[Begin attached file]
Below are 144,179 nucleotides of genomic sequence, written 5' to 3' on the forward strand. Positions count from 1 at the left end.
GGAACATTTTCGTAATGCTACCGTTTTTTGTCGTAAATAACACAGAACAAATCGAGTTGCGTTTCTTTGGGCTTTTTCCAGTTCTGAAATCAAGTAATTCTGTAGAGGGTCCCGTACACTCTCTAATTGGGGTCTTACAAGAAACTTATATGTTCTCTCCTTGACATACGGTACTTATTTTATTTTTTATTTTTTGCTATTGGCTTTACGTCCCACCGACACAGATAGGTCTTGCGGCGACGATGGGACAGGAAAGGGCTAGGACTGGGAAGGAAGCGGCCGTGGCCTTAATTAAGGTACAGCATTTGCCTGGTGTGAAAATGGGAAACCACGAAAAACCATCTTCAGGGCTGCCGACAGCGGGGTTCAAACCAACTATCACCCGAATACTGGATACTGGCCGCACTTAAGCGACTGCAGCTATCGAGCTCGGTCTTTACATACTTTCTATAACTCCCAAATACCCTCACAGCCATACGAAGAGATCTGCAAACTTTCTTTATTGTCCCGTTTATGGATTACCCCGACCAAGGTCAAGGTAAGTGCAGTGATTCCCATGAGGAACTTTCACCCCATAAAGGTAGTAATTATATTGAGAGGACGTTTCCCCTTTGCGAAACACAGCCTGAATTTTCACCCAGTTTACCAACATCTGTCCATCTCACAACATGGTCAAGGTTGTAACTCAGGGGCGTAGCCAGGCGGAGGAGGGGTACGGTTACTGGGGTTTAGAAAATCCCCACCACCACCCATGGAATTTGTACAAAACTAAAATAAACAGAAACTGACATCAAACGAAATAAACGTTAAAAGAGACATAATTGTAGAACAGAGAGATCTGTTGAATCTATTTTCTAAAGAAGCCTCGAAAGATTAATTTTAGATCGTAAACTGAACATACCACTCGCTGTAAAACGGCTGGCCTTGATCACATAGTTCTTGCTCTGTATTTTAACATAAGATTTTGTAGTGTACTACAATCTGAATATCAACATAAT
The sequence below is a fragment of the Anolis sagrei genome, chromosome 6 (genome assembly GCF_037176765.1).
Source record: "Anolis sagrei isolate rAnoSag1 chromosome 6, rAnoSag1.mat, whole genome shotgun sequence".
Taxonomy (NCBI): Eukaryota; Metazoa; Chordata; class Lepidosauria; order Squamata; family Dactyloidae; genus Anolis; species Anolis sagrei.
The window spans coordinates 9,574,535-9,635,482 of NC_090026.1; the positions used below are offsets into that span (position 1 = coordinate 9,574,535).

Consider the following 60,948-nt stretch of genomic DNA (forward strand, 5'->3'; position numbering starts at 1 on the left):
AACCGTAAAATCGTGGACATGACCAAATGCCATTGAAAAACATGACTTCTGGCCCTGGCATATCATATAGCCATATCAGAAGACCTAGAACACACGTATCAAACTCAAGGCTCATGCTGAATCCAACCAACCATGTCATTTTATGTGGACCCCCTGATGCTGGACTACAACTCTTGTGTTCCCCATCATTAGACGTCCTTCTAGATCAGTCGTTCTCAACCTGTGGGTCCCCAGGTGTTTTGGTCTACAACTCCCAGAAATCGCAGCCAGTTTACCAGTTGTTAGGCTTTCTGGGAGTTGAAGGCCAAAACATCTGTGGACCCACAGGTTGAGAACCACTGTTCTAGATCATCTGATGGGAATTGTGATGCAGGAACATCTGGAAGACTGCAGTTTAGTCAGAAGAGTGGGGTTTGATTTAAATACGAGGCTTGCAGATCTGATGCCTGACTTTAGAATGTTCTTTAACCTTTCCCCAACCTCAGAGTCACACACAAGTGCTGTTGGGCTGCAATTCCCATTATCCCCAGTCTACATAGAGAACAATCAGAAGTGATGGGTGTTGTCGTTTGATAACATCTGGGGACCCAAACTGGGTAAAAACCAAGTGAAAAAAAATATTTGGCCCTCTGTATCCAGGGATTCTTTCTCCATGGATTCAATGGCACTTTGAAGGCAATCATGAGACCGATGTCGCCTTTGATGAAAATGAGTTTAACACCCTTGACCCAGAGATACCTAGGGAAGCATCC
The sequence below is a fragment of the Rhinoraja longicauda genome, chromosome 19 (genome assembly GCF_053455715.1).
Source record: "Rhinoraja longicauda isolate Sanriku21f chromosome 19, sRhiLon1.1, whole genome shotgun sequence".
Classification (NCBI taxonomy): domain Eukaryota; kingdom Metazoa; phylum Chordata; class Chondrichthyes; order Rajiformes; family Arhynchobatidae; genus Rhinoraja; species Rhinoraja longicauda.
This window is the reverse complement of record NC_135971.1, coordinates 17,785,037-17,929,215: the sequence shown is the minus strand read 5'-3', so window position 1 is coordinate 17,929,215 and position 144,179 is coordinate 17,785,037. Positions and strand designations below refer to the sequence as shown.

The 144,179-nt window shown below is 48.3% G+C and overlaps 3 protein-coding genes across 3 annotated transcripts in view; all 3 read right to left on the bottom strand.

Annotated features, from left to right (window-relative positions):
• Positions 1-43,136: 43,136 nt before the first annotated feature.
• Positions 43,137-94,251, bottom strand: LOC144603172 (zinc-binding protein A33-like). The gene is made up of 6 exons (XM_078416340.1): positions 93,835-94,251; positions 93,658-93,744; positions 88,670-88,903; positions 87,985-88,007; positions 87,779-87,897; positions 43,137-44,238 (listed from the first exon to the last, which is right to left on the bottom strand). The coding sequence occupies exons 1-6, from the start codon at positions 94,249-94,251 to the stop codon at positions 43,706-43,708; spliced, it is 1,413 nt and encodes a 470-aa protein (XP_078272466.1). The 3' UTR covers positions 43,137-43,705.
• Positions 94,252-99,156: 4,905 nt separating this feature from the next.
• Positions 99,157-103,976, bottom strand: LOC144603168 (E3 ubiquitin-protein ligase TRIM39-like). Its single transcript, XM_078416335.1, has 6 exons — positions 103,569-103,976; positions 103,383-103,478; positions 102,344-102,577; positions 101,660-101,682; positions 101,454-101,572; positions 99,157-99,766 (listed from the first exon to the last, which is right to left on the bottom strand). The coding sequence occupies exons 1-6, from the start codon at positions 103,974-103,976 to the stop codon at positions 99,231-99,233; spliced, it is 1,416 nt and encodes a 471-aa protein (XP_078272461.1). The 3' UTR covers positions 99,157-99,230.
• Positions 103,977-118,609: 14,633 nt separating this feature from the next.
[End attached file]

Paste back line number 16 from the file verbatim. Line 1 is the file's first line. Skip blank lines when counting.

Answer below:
• Positions 43,137-94,251, bottom strand: LOC144603172 (zinc-binding protein A33-like). The gene is made up of 6 exons (XM_078416340.1): positions 93,835-94,251; positions 93,658-93,744; positions 88,670-88,903; positions 87,985-88,007; positions 87,779-87,897; positions 43,137-44,238 (listed from the first exon to the last, which is right to left on the bottom strand). The coding sequence occupies exons 1-6, from the start codon at positions 94,249-94,251 to the stop codon at positions 43,706-43,708; spliced, it is 1,413 nt and encodes a 470-aa protein (XP_078272466.1). The 3' UTR covers positions 43,137-43,705.